One of the recurring questions I am often asked to comment on by the media is whether celebrities are more prone to addiction than other groups of people. One of the problems in trying to answer what looks like an easy question is that the definition of ‘celebrity’ is different to different people. Most people would argue that celebrities are famous people, but are all famous people celebrities? Are well-known sportspeople and politicians ‘celebrities’? Are high profile criminals celebrities? While all of us would say that Hollywood A-Listers such as Tom Cruise, Johnny Depp, Angelina Jolie, Brad Pitt and Julia Roberts are ‘celebrities’, many of the people that end up on ‘celebrity’ reality shows are far from what I would call a celebrity. Being the girlfriend or relative of someone famous does not necessarily famous.
Another problem in trying to answer this question is what kinds of addiction are the media actually referring to? Implicitly, the question might be referring to alcohol and/or illicit drug addictions but why should other addictions such as nicotine addiction or addiction to prescription drugs not be included? In addition to this, I have often been asked to comment on celebrities that are addicted to sex or gambling. However, if we include behavioural addictions in this definition of addiction, then why not include addictions to shopping, eating, or exercise? If we take this to an extreme, how many celebrities are addicted to work?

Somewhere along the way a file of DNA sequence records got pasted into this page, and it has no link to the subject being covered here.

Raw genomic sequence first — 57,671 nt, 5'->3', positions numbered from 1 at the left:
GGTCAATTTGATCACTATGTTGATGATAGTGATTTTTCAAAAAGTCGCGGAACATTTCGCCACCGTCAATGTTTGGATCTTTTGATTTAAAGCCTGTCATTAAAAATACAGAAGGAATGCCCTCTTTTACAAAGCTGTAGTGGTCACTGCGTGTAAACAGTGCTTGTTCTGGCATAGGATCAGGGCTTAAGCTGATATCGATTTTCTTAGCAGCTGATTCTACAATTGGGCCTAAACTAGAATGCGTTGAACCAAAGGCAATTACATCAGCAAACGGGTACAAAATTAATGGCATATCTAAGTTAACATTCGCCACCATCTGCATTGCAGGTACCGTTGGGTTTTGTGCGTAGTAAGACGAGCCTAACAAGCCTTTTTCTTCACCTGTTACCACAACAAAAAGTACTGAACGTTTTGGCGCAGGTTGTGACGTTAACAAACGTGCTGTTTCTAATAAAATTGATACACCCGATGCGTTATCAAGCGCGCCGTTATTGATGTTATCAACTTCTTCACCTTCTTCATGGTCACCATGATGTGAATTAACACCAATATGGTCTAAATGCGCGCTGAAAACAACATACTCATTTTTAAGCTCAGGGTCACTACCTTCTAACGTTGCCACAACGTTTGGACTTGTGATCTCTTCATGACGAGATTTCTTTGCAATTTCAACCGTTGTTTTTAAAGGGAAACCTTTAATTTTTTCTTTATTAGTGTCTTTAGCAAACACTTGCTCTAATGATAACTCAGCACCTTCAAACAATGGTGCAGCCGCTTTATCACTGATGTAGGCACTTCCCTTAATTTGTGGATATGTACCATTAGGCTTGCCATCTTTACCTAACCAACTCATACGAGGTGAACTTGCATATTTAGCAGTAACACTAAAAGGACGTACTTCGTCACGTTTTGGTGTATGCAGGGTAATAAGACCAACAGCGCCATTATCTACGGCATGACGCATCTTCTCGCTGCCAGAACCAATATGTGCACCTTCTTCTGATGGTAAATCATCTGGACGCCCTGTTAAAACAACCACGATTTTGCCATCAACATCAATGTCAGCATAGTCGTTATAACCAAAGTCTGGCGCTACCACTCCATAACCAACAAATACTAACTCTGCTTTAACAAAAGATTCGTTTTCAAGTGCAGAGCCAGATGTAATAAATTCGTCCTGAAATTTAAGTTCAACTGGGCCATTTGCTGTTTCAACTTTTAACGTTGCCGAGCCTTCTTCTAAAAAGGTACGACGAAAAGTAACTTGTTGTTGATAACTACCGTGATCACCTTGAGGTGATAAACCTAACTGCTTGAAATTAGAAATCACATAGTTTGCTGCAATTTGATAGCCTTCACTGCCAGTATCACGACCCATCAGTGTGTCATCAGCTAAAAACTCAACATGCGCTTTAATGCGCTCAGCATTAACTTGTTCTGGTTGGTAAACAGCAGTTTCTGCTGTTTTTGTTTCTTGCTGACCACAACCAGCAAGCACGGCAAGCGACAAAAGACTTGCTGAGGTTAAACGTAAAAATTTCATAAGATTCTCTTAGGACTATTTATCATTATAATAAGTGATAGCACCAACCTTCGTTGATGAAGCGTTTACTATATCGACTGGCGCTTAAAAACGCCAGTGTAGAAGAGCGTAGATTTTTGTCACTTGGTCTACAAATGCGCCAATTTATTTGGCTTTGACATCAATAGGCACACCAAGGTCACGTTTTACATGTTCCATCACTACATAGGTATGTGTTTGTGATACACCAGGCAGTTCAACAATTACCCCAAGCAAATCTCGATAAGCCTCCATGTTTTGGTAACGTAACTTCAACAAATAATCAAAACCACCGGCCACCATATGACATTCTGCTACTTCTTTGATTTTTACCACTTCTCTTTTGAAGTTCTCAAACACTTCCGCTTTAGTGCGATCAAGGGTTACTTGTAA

Now that I’ve aired these problematic definitional issues (without necessarily trying to answer them), I will return to the question of whether celebrities are more prone to addiction. To me, when I think about what a celebrity is, I think of someone who is widely known by most people, is usually in the world of entertainment (actor, singer, musician, television presenter), and may have more financial income than most other people I know. When I think about these types of people, I’ve always said to the media that it doesn’t surprise me when such people develop addictions. Given these situations, I would argue that high profile celebrities may have greater access to some kinds of addictive substances.
Given that there is a general relationship between accessibility and addiction, it shouldn’t be a surprise if a higher proportion of celebrities succumbs to addictive behaviours compared with a member of the general public. The ‘availability hypothesis’ may also hold true for various behavioural addictions that celebrities have admitted having – most notably addictions to gambling and/or sex. It could perhaps be argued that high profile celebrities are richer than most of us (and could therefore afford to gamble more than you or I) or they have greater access to sexual partners because they are seen as more desirable (because of their perceived wealth and/or notoriety).